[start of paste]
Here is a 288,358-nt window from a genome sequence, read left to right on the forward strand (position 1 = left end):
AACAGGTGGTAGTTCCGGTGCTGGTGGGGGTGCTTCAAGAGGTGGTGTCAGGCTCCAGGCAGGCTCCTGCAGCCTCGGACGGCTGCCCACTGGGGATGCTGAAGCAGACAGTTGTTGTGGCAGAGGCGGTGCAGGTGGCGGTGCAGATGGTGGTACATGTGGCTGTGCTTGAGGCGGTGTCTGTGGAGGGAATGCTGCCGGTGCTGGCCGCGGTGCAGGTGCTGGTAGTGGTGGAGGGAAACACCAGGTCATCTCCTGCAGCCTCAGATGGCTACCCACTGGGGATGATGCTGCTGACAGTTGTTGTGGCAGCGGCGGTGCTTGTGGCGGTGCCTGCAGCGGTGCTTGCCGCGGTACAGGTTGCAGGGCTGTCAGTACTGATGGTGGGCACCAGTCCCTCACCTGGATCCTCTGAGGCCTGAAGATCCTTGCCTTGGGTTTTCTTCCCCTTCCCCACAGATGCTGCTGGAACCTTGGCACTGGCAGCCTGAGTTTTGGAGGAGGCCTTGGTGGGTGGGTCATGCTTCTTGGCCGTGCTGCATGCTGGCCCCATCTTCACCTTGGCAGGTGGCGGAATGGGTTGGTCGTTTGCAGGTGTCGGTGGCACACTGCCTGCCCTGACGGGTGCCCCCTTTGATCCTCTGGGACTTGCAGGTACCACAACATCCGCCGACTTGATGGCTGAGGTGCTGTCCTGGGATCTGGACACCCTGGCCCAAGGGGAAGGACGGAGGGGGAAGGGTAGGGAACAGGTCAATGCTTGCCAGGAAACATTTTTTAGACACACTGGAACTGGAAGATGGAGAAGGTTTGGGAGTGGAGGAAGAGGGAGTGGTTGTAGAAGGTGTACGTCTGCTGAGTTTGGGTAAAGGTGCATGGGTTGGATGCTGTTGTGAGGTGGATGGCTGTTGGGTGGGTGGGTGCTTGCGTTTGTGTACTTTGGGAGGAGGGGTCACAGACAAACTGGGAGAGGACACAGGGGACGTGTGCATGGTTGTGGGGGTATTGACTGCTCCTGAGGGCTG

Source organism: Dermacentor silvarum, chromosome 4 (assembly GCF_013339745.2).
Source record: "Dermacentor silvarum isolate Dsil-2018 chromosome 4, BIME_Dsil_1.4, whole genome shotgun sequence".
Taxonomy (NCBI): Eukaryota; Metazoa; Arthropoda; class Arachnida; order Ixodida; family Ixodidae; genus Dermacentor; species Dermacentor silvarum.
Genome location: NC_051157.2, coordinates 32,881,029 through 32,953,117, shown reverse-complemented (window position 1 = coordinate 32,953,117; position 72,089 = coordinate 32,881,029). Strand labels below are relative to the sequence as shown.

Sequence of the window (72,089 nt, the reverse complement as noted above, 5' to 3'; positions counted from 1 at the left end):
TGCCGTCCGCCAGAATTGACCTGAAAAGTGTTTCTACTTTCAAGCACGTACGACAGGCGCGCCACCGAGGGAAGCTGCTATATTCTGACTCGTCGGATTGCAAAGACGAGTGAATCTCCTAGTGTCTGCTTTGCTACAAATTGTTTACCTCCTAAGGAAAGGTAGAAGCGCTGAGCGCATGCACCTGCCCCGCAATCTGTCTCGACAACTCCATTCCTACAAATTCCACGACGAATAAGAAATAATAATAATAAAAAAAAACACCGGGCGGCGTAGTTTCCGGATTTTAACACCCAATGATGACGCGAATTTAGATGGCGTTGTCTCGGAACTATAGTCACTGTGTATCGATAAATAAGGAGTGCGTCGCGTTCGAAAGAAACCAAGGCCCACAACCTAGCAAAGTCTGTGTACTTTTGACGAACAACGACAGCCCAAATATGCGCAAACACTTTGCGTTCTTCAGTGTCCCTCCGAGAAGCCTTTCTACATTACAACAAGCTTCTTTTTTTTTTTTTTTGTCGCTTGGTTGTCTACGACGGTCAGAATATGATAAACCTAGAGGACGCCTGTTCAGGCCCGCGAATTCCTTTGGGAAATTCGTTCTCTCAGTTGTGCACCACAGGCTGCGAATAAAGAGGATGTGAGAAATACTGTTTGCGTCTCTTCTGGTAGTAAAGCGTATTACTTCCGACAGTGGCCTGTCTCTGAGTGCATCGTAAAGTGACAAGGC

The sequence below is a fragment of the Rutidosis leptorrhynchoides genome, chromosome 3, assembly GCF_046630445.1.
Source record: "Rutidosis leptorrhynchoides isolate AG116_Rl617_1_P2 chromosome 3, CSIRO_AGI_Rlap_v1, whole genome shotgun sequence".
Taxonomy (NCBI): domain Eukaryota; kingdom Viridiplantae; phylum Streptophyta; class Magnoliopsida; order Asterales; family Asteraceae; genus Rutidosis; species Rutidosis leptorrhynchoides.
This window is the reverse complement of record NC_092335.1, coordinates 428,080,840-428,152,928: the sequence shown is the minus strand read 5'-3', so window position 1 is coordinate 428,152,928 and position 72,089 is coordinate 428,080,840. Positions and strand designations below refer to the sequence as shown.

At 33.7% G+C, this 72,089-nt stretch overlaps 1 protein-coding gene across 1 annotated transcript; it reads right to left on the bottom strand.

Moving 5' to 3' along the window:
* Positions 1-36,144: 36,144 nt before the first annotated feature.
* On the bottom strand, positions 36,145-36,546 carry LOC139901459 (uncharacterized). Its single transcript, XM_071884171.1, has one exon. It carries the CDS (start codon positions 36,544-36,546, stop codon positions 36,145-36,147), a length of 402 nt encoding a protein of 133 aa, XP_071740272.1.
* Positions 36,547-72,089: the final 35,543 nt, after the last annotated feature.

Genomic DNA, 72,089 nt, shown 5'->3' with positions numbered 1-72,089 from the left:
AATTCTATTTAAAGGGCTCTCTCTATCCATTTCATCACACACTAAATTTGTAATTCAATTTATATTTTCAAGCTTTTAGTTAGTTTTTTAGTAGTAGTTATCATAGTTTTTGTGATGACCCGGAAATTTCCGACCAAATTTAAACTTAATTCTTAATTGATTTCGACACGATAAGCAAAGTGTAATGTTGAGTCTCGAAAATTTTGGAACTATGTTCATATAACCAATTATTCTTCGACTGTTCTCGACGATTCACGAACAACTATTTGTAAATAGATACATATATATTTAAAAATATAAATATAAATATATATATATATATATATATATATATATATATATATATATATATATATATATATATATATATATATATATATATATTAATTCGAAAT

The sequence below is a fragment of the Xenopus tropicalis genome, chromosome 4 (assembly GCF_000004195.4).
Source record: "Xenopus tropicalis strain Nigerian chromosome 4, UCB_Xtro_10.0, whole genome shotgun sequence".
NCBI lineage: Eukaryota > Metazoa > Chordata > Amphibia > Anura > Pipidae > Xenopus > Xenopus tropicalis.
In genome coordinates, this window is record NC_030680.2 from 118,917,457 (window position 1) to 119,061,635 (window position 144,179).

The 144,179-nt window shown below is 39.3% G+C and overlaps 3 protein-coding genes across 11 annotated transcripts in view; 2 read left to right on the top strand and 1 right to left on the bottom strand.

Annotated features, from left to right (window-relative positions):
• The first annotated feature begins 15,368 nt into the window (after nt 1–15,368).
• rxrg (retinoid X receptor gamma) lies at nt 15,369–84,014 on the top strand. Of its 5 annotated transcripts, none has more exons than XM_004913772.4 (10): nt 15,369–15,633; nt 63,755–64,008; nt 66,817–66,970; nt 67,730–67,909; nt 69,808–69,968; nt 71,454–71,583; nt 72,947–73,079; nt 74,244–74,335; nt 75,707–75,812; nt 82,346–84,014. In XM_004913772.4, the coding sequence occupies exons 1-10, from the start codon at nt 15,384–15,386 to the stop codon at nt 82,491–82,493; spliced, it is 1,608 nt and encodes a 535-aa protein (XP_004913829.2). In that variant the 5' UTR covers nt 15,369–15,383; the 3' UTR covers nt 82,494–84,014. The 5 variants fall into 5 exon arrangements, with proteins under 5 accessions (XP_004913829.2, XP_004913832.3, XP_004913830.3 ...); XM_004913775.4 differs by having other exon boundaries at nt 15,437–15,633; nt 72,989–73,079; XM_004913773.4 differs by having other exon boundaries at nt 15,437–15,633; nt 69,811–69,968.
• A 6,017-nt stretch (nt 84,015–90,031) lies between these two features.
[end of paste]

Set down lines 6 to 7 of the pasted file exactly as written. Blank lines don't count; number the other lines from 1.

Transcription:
Genome location: NC_051157.2, coordinates 32,881,029 through 32,953,117, shown reverse-complemented (window position 1 = coordinate 32,953,117; position 72,089 = coordinate 32,881,029). Strand labels below are relative to the sequence as shown.

Sequence of the window (72,089 nt, the reverse complement as noted above, 5' to 3'; positions counted from 1 at the left end):